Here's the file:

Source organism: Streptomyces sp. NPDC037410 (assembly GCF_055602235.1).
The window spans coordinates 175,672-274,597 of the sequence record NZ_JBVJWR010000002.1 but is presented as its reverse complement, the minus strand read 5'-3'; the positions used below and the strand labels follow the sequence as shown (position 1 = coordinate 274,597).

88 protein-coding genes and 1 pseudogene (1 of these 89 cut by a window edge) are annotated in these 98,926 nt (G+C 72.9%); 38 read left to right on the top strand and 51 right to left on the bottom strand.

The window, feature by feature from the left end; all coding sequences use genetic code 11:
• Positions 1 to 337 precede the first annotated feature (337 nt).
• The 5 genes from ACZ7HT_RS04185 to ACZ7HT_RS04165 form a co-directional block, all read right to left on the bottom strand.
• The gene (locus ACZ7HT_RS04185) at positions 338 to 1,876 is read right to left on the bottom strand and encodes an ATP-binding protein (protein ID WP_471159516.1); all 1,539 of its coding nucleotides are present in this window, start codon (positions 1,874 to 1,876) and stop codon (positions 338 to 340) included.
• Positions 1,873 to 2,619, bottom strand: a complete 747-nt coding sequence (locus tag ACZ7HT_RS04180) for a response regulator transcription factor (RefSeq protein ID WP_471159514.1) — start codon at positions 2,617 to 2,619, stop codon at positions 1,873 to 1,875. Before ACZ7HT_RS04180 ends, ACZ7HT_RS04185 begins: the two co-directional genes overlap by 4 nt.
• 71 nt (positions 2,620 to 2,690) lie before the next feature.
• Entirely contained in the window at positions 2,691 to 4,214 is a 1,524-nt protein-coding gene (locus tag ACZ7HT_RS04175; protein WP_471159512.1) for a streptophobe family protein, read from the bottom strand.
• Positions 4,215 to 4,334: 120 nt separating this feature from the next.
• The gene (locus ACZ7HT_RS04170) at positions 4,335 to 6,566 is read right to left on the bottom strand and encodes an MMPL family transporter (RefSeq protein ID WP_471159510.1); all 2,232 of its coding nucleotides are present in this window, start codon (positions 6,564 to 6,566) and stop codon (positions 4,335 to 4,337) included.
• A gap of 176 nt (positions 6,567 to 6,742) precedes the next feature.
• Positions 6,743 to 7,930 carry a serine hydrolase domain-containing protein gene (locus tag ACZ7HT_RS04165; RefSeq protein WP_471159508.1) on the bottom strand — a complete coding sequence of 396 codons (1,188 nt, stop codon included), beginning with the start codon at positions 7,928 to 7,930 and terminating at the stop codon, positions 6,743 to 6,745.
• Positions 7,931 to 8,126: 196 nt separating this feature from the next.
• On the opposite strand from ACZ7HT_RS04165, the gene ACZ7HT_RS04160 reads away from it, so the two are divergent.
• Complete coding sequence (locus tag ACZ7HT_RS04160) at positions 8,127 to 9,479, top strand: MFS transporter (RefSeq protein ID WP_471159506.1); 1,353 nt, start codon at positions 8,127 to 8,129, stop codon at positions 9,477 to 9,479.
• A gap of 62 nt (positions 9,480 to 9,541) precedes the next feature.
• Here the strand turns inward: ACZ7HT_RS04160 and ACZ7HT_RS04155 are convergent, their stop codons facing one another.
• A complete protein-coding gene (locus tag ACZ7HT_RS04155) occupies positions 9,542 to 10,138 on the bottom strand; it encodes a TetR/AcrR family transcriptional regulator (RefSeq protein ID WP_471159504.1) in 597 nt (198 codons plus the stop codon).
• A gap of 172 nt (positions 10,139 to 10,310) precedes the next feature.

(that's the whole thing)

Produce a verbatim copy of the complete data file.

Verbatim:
Source organism: Streptomyces sp. NPDC037410 (assembly GCF_055602235.1).
The window spans coordinates 175,672-274,597 of the sequence record NZ_JBVJWR010000002.1 but is presented as its reverse complement, the minus strand read 5'-3'; the positions used below and the strand labels follow the sequence as shown (position 1 = coordinate 274,597).

88 protein-coding genes and 1 pseudogene (1 of these 89 cut by a window edge) are annotated in these 98,926 nt (G+C 72.9%); 38 read left to right on the top strand and 51 right to left on the bottom strand.

The window, feature by feature from the left end; all coding sequences use genetic code 11:
• Positions 1 to 337 precede the first annotated feature (337 nt).
• The 5 genes from ACZ7HT_RS04185 to ACZ7HT_RS04165 form a co-directional block, all read right to left on the bottom strand.
• The gene (locus ACZ7HT_RS04185) at positions 338 to 1,876 is read right to left on the bottom strand and encodes an ATP-binding protein (protein ID WP_471159516.1); all 1,539 of its coding nucleotides are present in this window, start codon (positions 1,874 to 1,876) and stop codon (positions 338 to 340) included.
• Positions 1,873 to 2,619, bottom strand: a complete 747-nt coding sequence (locus tag ACZ7HT_RS04180) for a response regulator transcription factor (RefSeq protein ID WP_471159514.1) — start codon at positions 2,617 to 2,619, stop codon at positions 1,873 to 1,875. Before ACZ7HT_RS04180 ends, ACZ7HT_RS04185 begins: the two co-directional genes overlap by 4 nt.
• 71 nt (positions 2,620 to 2,690) lie before the next feature.
• Entirely contained in the window at positions 2,691 to 4,214 is a 1,524-nt protein-coding gene (locus tag ACZ7HT_RS04175; protein WP_471159512.1) for a streptophobe family protein, read from the bottom strand.
• Positions 4,215 to 4,334: 120 nt separating this feature from the next.
• The gene (locus ACZ7HT_RS04170) at positions 4,335 to 6,566 is read right to left on the bottom strand and encodes an MMPL family transporter (RefSeq protein ID WP_471159510.1); all 2,232 of its coding nucleotides are present in this window, start codon (positions 6,564 to 6,566) and stop codon (positions 4,335 to 4,337) included.
• A gap of 176 nt (positions 6,567 to 6,742) precedes the next feature.
• Positions 6,743 to 7,930 carry a serine hydrolase domain-containing protein gene (locus tag ACZ7HT_RS04165; RefSeq protein WP_471159508.1) on the bottom strand — a complete coding sequence of 396 codons (1,188 nt, stop codon included), beginning with the start codon at positions 7,928 to 7,930 and terminating at the stop codon, positions 6,743 to 6,745.
• Positions 7,931 to 8,126: 196 nt separating this feature from the next.
• On the opposite strand from ACZ7HT_RS04165, the gene ACZ7HT_RS04160 reads away from it, so the two are divergent.
• Complete coding sequence (locus tag ACZ7HT_RS04160) at positions 8,127 to 9,479, top strand: MFS transporter (RefSeq protein ID WP_471159506.1); 1,353 nt, start codon at positions 8,127 to 8,129, stop codon at positions 9,477 to 9,479.
• A gap of 62 nt (positions 9,480 to 9,541) precedes the next feature.
• Here the strand turns inward: ACZ7HT_RS04160 and ACZ7HT_RS04155 are convergent, their stop codons facing one another.
• A complete protein-coding gene (locus tag ACZ7HT_RS04155) occupies positions 9,542 to 10,138 on the bottom strand; it encodes a TetR/AcrR family transcriptional regulator (RefSeq protein ID WP_471159504.1) in 597 nt (198 codons plus the stop codon).
• A gap of 172 nt (positions 10,139 to 10,310) precedes the next feature.